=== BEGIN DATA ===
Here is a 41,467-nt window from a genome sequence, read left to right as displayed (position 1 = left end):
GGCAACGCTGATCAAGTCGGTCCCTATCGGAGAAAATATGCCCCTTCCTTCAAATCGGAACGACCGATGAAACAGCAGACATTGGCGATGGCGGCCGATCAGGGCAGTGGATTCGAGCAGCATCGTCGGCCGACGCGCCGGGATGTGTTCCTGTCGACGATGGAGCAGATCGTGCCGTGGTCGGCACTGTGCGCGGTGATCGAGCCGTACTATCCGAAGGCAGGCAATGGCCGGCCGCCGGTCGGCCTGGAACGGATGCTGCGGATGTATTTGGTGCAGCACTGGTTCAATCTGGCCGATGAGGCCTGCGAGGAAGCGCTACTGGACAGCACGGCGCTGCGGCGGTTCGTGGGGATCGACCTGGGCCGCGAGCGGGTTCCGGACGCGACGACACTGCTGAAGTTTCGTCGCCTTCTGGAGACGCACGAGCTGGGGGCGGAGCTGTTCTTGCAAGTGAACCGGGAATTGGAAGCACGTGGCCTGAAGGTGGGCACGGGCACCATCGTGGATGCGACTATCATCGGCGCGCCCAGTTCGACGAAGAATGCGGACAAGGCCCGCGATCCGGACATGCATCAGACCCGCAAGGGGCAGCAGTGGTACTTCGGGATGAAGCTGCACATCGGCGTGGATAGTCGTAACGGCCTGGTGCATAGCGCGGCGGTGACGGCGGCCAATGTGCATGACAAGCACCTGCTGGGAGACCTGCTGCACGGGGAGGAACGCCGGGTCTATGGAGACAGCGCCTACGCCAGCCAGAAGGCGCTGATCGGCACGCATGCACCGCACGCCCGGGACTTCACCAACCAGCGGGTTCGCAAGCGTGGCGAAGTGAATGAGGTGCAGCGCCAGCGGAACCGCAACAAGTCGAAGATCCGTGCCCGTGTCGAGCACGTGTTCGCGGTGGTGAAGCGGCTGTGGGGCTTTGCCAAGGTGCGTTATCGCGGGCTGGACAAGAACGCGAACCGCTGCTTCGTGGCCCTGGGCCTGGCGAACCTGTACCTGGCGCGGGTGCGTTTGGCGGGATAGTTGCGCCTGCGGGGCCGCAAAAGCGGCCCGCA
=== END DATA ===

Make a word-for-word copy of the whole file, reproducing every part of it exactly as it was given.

Here is a 41,467-nt window from a genome sequence, read left to right as displayed (position 1 = left end):
GGCAACGCTGATCAAGTCGGTCCCTATCGGAGAAAATATGCCCCTTCCTTCAAATCGGAACGACCGATGAAACAGCAGACATTGGCGATGGCGGCCGATCAGGGCAGTGGATTCGAGCAGCATCGTCGGCCGACGCGCCGGGATGTGTTCCTGTCGACGATGGAGCAGATCGTGCCGTGGTCGGCACTGTGCGCGGTGATCGAGCCGTACTATCCGAAGGCAGGCAATGGCCGGCCGCCGGTCGGCCTGGAACGGATGCTGCGGATGTATTTGGTGCAGCACTGGTTCAATCTGGCCGATGAGGCCTGCGAGGAAGCGCTACTGGACAGCACGGCGCTGCGGCGGTTCGTGGGGATCGACCTGGGCCGCGAGCGGGTTCCGGACGCGACGACACTGCTGAAGTTTCGTCGCCTTCTGGAGACGCACGAGCTGGGGGCGGAGCTGTTCTTGCAAGTGAACCGGGAATTGGAAGCACGTGGCCTGAAGGTGGGCACGGGCACCATCGTGGATGCGACTATCATCGGCGCGCCCAGTTCGACGAAGAATGCGGACAAGGCCCGCGATCCGGACATGCATCAGACCCGCAAGGGGCAGCAGTGGTACTTCGGGATGAAGCTGCACATCGGCGTGGATAGTCGTAACGGCCTGGTGCATAGCGCGGCGGTGACGGCGGCCAATGTGCATGACAAGCACCTGCTGGGAGACCTGCTGCACGGGGAGGAACGCCGGGTCTATGGAGACAGCGCCTACGCCAGCCAGAAGGCGCTGATCGGCACGCATGCACCGCACGCCCGGGACTTCACCAACCAGCGGGTTCGCAAGCGTGGCGAAGTGAATGAGGTGCAGCGCCAGCGGAACCGCAACAAGTCGAAGATCCGTGCCCGTGTCGAGCACGTGTTCGCGGTGGTGAAGCGGCTGTGGGGCTTTGCCAAGGTGCGTTATCGCGGGCTGGACAAGAACGCGAACCGCTGCTTCGTGGCCCTGGGCCTGGCGAACCTGTACCTGGCGCGGGTGCGTTTGGCGGGATAGTTGCGCCTGCGGGGCCGCAAAAGCGGCCCGCA